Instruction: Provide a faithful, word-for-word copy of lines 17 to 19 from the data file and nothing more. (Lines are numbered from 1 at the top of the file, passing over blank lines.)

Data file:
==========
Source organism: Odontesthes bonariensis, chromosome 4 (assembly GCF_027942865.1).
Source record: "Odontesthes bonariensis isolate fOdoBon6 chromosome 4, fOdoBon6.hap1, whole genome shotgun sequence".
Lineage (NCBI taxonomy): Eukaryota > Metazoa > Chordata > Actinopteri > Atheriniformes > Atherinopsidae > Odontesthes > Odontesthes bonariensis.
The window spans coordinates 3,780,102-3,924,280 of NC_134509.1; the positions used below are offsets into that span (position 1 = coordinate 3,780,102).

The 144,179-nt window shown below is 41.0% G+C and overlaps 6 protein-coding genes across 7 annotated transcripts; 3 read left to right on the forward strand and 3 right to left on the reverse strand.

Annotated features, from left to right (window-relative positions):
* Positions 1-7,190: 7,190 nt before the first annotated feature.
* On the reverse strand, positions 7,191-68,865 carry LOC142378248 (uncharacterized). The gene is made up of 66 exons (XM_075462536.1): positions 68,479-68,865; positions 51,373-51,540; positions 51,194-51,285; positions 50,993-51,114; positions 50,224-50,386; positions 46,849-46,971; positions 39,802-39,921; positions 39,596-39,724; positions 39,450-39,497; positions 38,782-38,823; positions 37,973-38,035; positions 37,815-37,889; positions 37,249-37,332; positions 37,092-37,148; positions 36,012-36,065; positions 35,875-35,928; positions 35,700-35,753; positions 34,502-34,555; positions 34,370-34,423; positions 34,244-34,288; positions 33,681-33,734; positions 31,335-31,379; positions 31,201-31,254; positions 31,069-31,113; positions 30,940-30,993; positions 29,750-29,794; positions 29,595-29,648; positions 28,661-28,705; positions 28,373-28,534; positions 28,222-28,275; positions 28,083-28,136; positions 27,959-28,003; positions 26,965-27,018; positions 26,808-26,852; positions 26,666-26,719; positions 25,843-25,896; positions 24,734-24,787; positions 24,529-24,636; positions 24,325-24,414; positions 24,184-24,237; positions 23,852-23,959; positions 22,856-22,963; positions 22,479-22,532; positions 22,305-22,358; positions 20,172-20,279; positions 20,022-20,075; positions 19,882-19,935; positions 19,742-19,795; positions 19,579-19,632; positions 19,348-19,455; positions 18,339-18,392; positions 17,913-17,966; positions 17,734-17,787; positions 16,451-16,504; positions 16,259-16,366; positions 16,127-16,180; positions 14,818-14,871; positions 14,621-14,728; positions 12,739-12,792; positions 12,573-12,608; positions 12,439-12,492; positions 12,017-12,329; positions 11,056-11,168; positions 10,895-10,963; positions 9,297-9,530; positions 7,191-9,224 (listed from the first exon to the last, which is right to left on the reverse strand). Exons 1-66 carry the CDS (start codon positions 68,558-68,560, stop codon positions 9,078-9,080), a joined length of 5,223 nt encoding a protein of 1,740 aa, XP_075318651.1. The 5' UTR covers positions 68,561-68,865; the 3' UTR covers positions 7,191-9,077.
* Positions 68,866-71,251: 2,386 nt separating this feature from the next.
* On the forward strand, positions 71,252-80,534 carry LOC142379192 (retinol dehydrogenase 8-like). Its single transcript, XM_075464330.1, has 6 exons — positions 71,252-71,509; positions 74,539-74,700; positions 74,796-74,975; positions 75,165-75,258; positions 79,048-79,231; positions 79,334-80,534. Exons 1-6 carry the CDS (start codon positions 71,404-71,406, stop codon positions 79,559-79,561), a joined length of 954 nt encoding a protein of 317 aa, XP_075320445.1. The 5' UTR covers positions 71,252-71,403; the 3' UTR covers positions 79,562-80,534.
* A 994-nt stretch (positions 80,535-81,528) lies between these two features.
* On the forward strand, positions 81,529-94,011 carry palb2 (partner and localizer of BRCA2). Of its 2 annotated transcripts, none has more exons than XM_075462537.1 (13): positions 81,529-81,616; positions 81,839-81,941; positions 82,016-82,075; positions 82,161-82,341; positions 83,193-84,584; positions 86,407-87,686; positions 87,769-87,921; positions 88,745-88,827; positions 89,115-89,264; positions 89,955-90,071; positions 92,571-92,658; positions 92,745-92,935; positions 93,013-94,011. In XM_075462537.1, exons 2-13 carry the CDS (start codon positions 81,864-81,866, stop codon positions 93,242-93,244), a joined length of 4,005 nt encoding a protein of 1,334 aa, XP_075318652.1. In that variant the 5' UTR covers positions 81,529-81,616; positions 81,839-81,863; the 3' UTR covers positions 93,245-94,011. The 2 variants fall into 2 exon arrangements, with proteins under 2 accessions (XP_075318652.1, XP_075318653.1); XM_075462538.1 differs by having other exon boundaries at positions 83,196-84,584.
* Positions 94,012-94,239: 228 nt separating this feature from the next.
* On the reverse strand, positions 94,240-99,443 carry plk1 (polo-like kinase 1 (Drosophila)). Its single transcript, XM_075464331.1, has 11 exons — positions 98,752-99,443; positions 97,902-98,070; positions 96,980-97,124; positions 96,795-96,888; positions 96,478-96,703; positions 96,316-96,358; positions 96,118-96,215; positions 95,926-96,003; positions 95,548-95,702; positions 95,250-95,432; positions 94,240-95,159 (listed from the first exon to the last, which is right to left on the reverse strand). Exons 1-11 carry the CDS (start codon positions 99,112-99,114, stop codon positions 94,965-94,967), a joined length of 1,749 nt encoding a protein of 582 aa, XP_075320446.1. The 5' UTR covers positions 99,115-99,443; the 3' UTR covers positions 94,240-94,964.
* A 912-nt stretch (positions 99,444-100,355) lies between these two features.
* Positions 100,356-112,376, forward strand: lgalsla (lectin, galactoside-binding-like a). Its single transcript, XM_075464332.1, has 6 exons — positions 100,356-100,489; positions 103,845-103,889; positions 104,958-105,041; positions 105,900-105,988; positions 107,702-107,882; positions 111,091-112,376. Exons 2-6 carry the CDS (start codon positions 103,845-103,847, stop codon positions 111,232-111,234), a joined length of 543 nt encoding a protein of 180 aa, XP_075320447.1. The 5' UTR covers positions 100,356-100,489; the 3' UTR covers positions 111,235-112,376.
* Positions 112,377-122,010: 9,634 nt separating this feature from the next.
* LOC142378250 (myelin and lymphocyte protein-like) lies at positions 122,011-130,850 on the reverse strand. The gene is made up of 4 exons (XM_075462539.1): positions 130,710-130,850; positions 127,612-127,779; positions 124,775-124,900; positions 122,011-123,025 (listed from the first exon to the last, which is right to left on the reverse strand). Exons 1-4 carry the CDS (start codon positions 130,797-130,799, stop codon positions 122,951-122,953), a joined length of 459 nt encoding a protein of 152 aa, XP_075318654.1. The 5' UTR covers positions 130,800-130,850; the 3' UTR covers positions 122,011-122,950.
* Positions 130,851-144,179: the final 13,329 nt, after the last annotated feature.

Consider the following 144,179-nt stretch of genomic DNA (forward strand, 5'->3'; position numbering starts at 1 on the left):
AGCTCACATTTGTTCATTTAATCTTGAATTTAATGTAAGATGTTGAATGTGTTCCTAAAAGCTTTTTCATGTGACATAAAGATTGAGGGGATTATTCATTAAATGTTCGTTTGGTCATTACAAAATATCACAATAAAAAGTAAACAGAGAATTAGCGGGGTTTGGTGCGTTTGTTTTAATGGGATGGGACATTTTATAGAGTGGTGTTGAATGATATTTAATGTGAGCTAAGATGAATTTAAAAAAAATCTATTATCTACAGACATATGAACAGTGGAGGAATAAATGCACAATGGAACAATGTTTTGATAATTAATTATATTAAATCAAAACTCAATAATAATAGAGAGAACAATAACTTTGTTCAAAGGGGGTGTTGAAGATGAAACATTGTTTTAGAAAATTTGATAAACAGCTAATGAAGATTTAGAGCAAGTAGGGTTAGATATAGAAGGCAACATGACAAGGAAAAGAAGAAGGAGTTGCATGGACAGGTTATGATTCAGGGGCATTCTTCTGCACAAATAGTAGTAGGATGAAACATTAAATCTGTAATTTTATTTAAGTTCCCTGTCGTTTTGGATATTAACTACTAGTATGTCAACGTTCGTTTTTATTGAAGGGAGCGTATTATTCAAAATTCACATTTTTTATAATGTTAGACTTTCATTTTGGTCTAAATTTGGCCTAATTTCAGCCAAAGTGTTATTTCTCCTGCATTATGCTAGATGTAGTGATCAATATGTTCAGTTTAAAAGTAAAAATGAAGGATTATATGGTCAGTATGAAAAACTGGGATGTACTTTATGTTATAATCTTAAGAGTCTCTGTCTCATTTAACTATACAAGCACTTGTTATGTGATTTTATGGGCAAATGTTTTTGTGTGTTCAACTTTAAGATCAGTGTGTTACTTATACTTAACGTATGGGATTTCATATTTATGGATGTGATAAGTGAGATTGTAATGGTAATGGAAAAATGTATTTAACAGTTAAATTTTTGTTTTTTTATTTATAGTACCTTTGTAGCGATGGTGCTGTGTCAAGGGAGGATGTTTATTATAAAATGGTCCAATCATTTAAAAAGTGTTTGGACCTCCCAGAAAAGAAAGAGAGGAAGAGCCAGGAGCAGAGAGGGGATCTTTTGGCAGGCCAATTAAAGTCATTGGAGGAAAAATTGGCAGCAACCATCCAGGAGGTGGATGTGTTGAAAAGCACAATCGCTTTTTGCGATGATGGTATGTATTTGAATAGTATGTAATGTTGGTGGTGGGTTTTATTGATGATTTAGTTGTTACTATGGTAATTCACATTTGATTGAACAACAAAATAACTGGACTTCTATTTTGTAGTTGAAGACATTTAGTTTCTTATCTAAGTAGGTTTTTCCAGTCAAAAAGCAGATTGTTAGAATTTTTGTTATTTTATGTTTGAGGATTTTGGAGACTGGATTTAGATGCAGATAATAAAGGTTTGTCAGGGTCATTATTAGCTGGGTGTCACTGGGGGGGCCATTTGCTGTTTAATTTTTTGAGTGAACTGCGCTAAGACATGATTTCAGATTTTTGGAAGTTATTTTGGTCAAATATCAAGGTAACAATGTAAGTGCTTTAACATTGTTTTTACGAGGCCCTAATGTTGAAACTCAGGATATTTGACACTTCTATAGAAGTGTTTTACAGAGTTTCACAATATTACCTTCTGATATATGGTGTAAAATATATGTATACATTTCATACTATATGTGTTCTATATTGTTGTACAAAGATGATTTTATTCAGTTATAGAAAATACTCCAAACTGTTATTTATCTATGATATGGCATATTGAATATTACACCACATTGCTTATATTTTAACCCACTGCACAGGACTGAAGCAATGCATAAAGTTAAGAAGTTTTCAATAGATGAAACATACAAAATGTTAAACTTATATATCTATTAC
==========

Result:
* Positions 112,377-122,010: 9,634 nt separating this feature from the next.
* LOC142378250 (myelin and lymphocyte protein-like) lies at positions 122,011-130,850 on the reverse strand. The gene is made up of 4 exons (XM_075462539.1): positions 130,710-130,850; positions 127,612-127,779; positions 124,775-124,900; positions 122,011-123,025 (listed from the first exon to the last, which is right to left on the reverse strand). Exons 1-4 carry the CDS (start codon positions 130,797-130,799, stop codon positions 122,951-122,953), a joined length of 459 nt encoding a protein of 152 aa, XP_075318654.1. The 5' UTR covers positions 130,800-130,850; the 3' UTR covers positions 122,011-122,950.
* Positions 130,851-144,179: the final 13,329 nt, after the last annotated feature.